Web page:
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Eth. TREVERI or TREVIRI (Eth.Τρηούϊροι, Eth. Τριβηροί, Eth. Ptol). There is authority for both forms of the name. The position of the Treviri is determined by several passages of Caesar. The Treviri bordered on the Rhine (B. G. 3.11, 4.10), and south of them along the Rhine were the Tribocci or Tribocci. The Arduenna Silva extended through the middle of the territory of the Treviri from the Rhine to the commencement of the territory of the Remi (B. G. 5.3). The Treviri were separated from the Germans by the Rhine (B. G. 7.63, 8.25); the Ubii were their neighbours on the opposite side of the Rhine (B. G. 6.29,35). In Caesar's time the Treviri differed little from the Germans in their way of living and their savage temper. Tacitus remarks (de Mor. Germ. c. 28) that the Treviri and Nervii affected a Germanic origin, and it is probable that the Treviri were mixed with Germans, but Caesar supposed them to be a Gallic people. Mela (3.2) calls them the most renowned of the Belgae. When Hieronymus speaks of the resemblance between the language of the Galatae of Asia and of the Treviri, he means to say that the Treviri are Galli [GALATIA Vol. I. p. 931]. Strabo (iv. p.194) speaks of the Nervii as being German. He says: “The Nervii are neighbours of the Treviri, and they (the Nervii) are also a German people;” which remark about the Nervii being also German does not refer to the Treviri, but to the Triboci, whom he had just spoken of as a German nation which had settled on the Gallic side of the Rhine.

It seems impossible to determine whether Caesar includes the Treviri among the Belgae or the Celtae. Some geographers include them in the Gallia of Caesar in the limited sense, that is, in the country of the Celtae, which lay between the Garonne and the Seine, and between the Ocean and the Rhine. If this determination is correct, the Mediomatrici also of course belong to Caesar's Gallia in the limited sense. [MEDIOMATRICI]

The Treviri are often mentioned by Caesar, for they had a strong body of cavalry and infantry, and often gave him trouble. From one passage (B. G. 6.32) it appears that the Segni and Condrusi, German settlers in Gallia, were between the Treviri and the Eburones; and the Condrusi and Eburones were dependents of the Treviri (B. G. 4.6). Caesar constructed his bridges over the Rhine in the territory of the Treviri (B. G. 6.9); and Strabo speaks of a bridge over the Rhine in the territory of the Treviri. It appears then that the Treviri occupied a large tract of country between the Mosa (Maas) and the Rhine, which country was intersected by the lower course of the Mosella (Mosel), for Augusta Trevirorum (Trier), on the Mosella, was the chief town of the Treviri in the Roman imperial period and probably a town of the Treviri in Caesar's time. It is not possible to fix the exact limits of the Treviri on the Rhine, either to the north or the south. When the Germans were settled on the west side of the Rhine by Agrippa and after his time, the Treviri lost part of their territory; and some modern writers maintain that they lost all their country on the Rhine, a conclusion derived from a passage of Pliny (4.100.17), but a conclusion by no means certain. Another passage of Pliny, cited by Suetonius (Calig. 100.8), says that Caligula was born “in Treveris, vico Ambiatino, supra Confluentes,” and this passage places the Treviri on the Rhine. Ptolemy in his geography gives the Treviri no place on the Rhine: he assigns the land on the west bank of the river to the Germania Inferior and Germania Superior. The bishopric of Trier used to extend from the Maas to the Rhine, and along the Rhine from the Ahr below Andernach as far south as Bingen. The limits of the old country of the Treviri and of the diocese may have been the same, for we find many examples of this coincidence in the geography of Gallia. The rugged valley of the Ahr would be a natural boundary of the Treviri on the north.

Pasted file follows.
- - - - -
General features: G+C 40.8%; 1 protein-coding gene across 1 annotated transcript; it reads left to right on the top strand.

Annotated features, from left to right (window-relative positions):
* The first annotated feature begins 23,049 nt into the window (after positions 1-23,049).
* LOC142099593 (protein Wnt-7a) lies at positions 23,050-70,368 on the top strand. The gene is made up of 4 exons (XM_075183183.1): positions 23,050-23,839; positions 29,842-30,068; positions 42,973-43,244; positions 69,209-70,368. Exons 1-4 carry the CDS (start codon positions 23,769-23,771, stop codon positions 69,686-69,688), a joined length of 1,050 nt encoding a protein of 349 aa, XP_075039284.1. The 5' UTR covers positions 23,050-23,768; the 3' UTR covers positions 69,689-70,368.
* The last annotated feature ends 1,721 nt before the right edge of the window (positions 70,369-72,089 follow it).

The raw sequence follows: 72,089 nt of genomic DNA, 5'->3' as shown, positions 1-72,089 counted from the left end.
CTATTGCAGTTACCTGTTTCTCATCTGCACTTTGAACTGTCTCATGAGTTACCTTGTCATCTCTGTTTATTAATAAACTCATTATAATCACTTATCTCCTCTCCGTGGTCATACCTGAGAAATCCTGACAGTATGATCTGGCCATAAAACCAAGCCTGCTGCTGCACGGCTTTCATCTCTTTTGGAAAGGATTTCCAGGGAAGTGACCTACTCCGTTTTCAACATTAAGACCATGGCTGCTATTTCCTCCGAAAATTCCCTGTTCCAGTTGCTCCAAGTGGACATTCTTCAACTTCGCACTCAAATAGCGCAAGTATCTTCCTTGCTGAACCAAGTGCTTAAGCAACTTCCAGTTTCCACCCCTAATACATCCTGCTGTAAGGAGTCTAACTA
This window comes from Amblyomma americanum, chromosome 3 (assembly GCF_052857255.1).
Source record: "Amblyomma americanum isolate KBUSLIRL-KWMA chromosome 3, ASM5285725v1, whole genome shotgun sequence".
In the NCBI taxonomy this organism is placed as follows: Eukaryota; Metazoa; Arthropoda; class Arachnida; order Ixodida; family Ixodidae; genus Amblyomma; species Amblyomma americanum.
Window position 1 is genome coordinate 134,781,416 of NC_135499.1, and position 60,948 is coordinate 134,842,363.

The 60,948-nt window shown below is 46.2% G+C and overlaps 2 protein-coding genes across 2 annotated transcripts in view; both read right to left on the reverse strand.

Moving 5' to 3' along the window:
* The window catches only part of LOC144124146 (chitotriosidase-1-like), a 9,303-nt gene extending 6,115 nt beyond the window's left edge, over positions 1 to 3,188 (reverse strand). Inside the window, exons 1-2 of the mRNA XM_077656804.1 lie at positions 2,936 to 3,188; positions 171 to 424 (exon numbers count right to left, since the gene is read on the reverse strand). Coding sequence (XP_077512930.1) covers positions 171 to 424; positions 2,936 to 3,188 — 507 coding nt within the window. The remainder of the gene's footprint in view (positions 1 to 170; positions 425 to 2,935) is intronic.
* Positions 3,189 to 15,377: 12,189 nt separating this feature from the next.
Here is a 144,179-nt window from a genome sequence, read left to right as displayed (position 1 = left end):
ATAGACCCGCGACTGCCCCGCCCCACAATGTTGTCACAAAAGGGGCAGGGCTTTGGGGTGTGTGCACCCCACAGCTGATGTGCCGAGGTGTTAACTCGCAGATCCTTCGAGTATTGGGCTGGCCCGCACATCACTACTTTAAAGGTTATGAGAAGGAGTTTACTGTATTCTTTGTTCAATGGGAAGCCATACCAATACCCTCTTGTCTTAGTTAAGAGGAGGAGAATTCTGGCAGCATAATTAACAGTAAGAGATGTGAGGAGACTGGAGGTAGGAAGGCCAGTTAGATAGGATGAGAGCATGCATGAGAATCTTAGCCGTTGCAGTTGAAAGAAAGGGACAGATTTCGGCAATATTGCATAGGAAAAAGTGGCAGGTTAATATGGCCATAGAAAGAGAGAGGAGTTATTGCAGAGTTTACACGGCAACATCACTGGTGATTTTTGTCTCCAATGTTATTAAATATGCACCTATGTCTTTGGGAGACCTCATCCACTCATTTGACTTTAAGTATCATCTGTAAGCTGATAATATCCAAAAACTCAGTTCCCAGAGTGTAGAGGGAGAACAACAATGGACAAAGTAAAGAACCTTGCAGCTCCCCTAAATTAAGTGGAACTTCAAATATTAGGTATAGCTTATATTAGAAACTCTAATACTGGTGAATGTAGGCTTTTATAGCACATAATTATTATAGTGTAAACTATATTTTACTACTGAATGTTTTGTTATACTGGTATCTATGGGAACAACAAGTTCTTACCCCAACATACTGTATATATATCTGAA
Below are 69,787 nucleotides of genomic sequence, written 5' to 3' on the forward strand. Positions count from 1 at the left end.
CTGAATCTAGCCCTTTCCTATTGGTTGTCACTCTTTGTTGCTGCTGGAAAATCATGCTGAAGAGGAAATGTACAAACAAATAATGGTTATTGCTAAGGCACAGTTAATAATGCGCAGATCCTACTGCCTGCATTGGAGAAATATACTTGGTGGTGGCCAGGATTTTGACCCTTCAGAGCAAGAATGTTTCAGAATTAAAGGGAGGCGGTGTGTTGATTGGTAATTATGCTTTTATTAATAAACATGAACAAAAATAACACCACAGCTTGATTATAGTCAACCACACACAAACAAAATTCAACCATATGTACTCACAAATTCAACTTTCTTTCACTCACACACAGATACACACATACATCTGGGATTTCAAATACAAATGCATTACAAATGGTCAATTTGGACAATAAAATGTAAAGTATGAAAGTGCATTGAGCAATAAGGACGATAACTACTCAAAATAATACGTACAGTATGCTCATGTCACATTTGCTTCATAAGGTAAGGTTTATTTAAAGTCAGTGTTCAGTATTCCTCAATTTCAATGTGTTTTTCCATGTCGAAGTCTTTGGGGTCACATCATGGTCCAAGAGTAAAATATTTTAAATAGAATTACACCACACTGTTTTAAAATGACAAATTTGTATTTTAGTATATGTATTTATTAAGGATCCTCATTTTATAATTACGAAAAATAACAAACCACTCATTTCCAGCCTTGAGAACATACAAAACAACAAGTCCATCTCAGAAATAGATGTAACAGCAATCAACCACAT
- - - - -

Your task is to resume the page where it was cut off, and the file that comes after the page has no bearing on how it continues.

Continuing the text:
Tacitus gives the Treviri the name of Socii (Ann. 1.63); and in his time, and probably before, they had what the Romans called a Curia or senate. The name of the Treviri often appears in the history of the war with Civilis (Tacit. Hist. iv.). The Treviri under the Empire were in that part of Gallia which was named Belgica, and their city Augusta Trevirorum was the chief place, and under the later emperors frequently an imperial residence. [AUGUSTA TREVIRORUM]


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